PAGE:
• Offer local resources and support groups as needed

  • Knowledgeable about normal baby development as well as common newborn issues that might need attention such as jaundice, allergies, reflux, colic, etc…

  • Training in working with preemies and multiples




Postpartum Doulas


Although postpartum doula care incorporates similar tasks to newborn care specialists in terms of infant support, they have a different focus. Their goal is not only caring for baby, but caring for the parents and supporting the family as a whole unit. How is everyone recovering, bonding, adapting to the new family dynamic? And what are some changes that can be made to make that transition as smooth and peaceful as possible? A big role of postpartum doulas is to act as educators, empowering parents to take care of baby on their own and ultimately working themselves out of a job. They are often hired during pregnancy and start visiting and providing resources anywhere from right after birth up to a year old. Shifts range from a short term basis - even single visits, to long term weekly schedules of a few hours a day or overnights. Postpartum doulas are problem solvers, listening to parents experiences, watching interactions, and providing evidence-based information on infant care, postpartum recovery, and any other issue that a family may have. Postpartum doulas know how to spot postpartum mood disorders, how to support recovery after birth and cesareans, and are really there to support both baby and birth parent.


Specific Services:

  • Whole family care with an emphasis on supporting the birth parent

  • Stays up to date with current evidence-based information on infant development and studies in newborn care

  • Assistance with and education on breastfeeding, pumping, breast milk & formula storage, bottle feeding and sanitation

  • Emotional and physical support in recovery from birth

  • Encourage parents bonding with their baby

  • Tips for infant soothing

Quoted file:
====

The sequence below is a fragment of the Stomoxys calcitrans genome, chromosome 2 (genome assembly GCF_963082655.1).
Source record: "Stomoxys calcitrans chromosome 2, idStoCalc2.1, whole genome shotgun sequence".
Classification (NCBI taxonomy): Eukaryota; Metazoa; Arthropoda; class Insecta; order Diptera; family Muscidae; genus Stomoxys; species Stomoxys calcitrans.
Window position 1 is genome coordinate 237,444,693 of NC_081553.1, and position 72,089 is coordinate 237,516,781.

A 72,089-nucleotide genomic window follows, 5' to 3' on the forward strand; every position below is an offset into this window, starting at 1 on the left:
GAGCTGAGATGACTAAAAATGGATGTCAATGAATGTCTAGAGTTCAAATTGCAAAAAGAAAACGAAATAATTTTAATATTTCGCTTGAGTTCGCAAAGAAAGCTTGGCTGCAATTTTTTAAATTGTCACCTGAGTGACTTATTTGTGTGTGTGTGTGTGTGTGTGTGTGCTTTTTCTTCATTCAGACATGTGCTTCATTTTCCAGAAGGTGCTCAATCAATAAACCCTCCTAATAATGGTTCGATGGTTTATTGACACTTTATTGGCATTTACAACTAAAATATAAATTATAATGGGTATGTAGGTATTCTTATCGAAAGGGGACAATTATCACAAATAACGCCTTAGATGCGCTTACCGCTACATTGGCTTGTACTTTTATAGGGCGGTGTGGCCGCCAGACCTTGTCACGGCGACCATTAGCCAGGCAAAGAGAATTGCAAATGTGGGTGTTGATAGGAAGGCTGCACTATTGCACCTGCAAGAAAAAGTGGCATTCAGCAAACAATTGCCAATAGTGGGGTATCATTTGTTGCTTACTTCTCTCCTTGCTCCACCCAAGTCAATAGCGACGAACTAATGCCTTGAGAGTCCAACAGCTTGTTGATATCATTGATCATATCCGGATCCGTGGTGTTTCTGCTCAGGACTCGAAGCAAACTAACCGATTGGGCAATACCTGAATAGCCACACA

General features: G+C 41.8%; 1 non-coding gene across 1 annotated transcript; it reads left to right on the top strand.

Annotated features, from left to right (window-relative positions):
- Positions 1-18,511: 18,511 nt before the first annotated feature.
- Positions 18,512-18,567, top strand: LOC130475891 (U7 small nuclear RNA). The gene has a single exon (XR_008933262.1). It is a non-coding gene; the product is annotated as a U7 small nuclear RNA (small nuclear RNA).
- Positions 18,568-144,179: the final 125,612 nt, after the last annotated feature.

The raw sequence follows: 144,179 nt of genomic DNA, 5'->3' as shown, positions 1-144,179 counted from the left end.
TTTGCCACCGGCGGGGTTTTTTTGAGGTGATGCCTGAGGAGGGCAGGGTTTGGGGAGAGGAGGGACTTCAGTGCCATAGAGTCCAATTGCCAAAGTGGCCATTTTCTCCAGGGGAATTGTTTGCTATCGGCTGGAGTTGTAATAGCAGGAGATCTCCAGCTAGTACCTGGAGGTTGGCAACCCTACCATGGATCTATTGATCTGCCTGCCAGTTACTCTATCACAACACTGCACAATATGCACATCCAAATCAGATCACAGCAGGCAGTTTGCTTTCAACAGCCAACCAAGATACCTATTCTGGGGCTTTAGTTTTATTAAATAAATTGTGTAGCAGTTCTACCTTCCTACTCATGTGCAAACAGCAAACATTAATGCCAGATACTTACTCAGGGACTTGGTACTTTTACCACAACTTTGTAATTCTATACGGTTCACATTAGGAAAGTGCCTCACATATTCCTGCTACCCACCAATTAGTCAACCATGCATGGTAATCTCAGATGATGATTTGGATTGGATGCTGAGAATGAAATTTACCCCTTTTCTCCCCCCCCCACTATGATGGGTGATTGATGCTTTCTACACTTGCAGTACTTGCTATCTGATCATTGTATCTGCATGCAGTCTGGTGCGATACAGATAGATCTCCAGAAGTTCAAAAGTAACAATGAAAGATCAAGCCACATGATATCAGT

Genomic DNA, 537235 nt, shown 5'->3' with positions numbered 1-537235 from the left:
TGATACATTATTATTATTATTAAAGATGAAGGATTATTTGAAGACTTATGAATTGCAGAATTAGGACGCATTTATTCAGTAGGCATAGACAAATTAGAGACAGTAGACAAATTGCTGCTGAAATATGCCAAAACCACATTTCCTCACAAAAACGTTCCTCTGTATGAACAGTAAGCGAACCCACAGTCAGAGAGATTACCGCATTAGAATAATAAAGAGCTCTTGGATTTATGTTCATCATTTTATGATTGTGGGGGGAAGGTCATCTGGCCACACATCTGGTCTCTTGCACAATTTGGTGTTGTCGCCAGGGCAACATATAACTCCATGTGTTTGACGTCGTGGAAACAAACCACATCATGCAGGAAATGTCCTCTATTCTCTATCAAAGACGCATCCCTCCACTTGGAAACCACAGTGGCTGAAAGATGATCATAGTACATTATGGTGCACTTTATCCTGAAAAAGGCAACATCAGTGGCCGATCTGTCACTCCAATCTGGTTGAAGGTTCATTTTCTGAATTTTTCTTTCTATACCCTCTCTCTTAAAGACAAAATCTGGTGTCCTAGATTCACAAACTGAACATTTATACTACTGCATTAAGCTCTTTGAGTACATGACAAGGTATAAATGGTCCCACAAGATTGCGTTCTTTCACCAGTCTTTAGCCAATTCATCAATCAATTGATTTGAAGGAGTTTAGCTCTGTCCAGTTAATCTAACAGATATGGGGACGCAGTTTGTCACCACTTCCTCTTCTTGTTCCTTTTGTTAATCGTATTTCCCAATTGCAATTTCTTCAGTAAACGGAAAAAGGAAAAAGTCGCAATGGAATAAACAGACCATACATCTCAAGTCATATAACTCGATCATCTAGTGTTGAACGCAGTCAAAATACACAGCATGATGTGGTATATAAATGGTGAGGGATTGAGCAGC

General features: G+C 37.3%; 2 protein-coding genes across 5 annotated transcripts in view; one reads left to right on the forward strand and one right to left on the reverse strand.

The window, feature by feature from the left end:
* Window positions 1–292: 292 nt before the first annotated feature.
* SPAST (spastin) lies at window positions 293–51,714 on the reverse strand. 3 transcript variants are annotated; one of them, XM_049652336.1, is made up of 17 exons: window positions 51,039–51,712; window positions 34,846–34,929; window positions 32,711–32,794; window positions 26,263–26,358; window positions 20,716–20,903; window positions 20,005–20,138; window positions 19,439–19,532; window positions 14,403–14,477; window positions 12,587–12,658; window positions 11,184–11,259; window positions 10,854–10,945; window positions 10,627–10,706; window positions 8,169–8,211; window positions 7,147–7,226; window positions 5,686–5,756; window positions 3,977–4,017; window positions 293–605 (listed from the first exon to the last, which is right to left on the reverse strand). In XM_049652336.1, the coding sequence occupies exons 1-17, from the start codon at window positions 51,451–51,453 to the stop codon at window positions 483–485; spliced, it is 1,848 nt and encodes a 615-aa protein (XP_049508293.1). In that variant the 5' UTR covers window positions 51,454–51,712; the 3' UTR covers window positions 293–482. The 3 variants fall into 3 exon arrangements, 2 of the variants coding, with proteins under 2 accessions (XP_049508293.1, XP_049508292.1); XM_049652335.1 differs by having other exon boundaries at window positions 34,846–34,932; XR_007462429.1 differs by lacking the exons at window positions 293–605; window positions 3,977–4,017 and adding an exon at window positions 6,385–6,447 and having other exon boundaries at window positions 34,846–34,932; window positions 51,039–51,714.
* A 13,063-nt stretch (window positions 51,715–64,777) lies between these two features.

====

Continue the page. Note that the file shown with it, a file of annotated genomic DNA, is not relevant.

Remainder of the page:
• Some errands, light house cleaning/tidying and home organizing

  • Sibling bonding and adapting

  • Light meal prep, snacks, and help with ordering groceries

  • Help with discovering and implementing plans to reach your parenting goals

  • Recognize and refer for postpartum mood disorders

  • Offer local resources and support groups as needed

  • Training in working with preemies and multiples



Here are some things to consider when hiring any of these professionals: Do they follow, teach, and practice all current safety recommendations for safe sleep, feeding, and use of baby products. Are they currently CPR AED certified? Do they act with professionalism in each step of their contact and services with you? What other types of certifications and trainings do they hold that would be beneficial to your family?


When deciding which support is best for you and your family, I suggest that you consider just how much guidance you are hoping for in caring for your baby. Do you want some tips and tricks on newborn care and ideas for bonding with baby so you can feel confident as a parent? Do you want some pampering and companionship as you manage the first few weeks postpartum? Do you want someone you can trust completely to care for baby while you are working or away? Are you looking for full time, long term support that could replace daycare? What are your medical needs? Whatever your needs may be, these caregivers are here to support you. Reach out to a few in your area, do some interviews, and see who feels like a good fit. When you meet the right person, it will seem like they were meant to be with you on this journey all along.

Chelsie Duckworth

BirthSpacekc@gmail.com